''Why should we be writing about it, there is nothing new there… as compared to others. Montenegro basically has not participated in the war at all'', said a colleague recently, an experienced journalist who works for a high-circulation daily newspaper, while answering the question why war crimes, in case of which light has never been fully shed on and which have never been fully processed, are not a topic for the national media in Montenegro. It happened in May, a day after several local NGOs marked the 26th anniversary of a war crime committed on the territory of Montenegro, known as the case Deportation.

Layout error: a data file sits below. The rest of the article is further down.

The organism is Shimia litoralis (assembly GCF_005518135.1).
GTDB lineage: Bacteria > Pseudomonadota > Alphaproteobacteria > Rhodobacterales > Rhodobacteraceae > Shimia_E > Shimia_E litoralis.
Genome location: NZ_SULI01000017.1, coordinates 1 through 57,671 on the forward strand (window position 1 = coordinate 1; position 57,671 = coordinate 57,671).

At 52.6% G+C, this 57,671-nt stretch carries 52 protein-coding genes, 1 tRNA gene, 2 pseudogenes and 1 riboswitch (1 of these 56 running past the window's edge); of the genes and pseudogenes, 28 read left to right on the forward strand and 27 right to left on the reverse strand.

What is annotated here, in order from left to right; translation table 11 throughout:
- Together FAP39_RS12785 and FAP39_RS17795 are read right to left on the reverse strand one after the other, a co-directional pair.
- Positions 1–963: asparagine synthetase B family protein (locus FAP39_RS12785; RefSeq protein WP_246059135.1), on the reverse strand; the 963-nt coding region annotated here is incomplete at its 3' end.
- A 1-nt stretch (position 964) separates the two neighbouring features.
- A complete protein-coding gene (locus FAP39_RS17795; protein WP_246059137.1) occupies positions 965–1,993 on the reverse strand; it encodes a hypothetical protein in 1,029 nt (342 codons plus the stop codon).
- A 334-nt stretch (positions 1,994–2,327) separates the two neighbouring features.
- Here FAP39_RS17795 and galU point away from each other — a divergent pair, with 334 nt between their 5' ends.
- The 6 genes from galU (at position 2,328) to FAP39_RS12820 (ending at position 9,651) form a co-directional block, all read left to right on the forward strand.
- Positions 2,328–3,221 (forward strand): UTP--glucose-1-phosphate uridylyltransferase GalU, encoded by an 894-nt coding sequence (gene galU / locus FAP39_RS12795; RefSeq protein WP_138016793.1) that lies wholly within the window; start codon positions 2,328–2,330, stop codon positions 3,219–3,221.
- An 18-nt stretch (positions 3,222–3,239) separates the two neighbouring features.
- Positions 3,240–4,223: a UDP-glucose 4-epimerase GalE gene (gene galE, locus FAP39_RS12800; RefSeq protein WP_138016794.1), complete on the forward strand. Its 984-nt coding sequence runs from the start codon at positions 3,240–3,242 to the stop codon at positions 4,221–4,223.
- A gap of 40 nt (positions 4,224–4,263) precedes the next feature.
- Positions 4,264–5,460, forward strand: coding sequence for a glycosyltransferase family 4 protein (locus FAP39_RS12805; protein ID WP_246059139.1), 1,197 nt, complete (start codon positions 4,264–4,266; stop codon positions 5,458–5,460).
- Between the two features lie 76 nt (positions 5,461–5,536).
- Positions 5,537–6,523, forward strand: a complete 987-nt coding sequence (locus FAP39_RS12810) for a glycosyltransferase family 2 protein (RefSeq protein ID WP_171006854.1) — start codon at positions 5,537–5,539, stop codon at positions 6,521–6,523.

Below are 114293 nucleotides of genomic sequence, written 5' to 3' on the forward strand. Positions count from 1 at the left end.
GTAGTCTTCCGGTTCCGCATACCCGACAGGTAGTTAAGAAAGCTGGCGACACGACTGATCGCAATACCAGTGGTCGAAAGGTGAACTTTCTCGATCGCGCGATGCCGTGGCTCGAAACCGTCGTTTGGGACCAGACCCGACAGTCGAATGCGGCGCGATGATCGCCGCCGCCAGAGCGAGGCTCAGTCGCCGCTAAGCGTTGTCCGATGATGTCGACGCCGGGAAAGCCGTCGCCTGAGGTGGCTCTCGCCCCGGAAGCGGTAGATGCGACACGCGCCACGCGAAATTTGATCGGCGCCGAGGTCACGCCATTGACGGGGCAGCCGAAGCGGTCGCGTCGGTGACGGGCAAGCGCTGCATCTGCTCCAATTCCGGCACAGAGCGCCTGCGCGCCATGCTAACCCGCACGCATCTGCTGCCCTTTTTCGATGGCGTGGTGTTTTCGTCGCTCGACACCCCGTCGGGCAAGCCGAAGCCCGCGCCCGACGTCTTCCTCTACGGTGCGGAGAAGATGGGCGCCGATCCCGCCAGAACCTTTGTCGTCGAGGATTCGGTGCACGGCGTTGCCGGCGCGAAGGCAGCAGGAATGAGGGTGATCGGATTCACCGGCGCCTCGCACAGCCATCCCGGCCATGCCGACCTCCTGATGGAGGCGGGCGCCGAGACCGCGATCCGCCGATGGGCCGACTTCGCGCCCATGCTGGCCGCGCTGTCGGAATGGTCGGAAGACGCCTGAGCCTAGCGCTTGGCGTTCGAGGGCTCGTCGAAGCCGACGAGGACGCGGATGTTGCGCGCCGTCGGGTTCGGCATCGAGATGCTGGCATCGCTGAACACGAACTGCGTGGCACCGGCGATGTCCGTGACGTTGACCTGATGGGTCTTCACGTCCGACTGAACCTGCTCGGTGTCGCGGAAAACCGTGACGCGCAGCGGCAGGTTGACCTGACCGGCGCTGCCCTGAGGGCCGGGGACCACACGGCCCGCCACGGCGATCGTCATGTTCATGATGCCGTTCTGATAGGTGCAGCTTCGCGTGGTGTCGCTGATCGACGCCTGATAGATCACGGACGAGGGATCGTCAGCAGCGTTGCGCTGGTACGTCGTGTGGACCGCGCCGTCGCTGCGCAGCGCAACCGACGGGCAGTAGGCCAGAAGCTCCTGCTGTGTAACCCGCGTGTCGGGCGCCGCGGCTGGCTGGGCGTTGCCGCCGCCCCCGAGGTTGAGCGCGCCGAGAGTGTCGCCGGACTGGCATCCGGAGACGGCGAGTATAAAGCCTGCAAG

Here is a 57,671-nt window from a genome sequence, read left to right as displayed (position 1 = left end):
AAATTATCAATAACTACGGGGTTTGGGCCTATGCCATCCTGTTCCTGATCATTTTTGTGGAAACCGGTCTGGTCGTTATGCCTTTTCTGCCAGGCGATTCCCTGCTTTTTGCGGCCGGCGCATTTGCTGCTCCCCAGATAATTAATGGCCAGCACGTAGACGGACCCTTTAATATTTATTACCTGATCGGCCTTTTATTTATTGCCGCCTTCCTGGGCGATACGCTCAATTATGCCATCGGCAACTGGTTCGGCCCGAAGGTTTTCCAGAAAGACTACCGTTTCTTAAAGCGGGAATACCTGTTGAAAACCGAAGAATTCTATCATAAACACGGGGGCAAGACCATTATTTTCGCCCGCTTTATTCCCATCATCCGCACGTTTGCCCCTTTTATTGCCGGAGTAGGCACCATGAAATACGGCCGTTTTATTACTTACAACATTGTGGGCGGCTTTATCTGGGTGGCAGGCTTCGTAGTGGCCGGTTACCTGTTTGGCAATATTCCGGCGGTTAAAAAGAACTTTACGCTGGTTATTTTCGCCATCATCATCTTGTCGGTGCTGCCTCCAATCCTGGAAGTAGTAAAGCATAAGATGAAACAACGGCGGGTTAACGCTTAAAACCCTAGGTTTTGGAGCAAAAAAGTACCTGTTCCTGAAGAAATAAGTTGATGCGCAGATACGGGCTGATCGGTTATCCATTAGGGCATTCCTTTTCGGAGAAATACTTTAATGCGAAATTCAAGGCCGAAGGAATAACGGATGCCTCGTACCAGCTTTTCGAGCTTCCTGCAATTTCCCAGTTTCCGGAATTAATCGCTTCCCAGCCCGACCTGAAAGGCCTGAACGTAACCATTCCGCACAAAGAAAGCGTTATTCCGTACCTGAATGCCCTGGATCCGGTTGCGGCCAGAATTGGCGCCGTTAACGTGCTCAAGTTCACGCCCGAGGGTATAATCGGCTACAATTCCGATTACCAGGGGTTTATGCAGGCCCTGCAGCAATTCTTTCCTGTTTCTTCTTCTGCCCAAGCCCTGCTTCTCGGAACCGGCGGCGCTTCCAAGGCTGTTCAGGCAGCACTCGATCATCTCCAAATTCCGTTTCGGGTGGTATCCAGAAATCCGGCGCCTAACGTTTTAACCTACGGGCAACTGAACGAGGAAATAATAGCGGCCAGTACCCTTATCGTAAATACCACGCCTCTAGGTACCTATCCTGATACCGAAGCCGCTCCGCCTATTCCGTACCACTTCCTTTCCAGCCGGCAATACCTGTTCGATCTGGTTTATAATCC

Back in 1992, at least 66 ethnic Bosniaks and several Bosnian Serbs were arrested, taken to the police station in Herceg Novi, and then deported to the territory controlled by Bosnian Serbs. Most of them were killed, and their remains have not been found until today. After a court trial that lasted for years and involved lower and higher instances in Montenegro, the conclusion is that – it is nobody’s fault. The information about the commemoration in May and requests to finally find and punish the perpetrators of the crime were covered by few media, in the form of flash news of several paragraphs. If this is not a topic of interest for the independent media, which are mostly very critical when it comes to the authorities, why would it be a topic for anyone else. And it is indeed not a topic, we pretend that it never happened. We, journalists in Montenegro, write a line or two (and sometimes we do not) about anniversaries and about other uninvestigated crimes that happened during the 1990s war. The same words, the same meaningless phrases of persons competent, and identical calls are being voiced by the civil sector. We are almost writing the same texts from one commemoration to another. The murders and kidnappings in Štrpci, Kaluđerski Laz, Bukovica, the shelling of Dubrovnik or cases of torture in the concentration camp Morinj have not been a topic of interest for anyone in Montenegro for quite some time. Neither for the opposition nor the media nor the governing majority. And even less so for the prosecutor’s office. Although a new strategy on war crime investigations was presented as early as in 2015, a new special prosecutor’s office for war crimes established, opening of new cases and re-opening of old cases were announced, three years later, basically none of this happened. Sporadic sentences about the need for the Montenegrin society to face the past appear in some annual reports or during visits of international delegations, but they are rather part of the protocol, and not being said because someone really has the intention to do it. And as if this were not enough, the annual EU progress reports for Montenegro are generally another piece of copy-paste news. Montenegro is being criticised in several paragraphs for not having done enough and is being invited to find and punish perpetrators of war crimes, including also those in the highest positions. The piece of information that by the end of last year, Montenegro had paid almost 1.5 million EUR in compensations to victims of war crimes on its territory was therefore almost a surprise. Most of the compensations were given to families of the disappeared and killed in the case Deportation. There were ironic comments and questions as to how victims are entitled to compensation, when according to final court rulings, these crimes have never happened. Some representatives of the civil society claiming that Montenegro was an ''aggressor during the 1990s war'' and that the dark things from this period had to be called by their right name equally dislike the government and the largest part of the opposition. They also dislike some NGOs that advocate in their programmes and projects rule of law and better relations between countries of the region. It is a fact that the process of facing the past in Montenegro has not even started yet, and the reason might lie in the very fact that the same actors from the 1990s are still active in the public and political scene in the country, both in the position and opposition, but also in the civil society sector. To start with, it would be necessary to admit that Montenegro was actively involved in the 1990s war, although my colleague claims the exact opposite.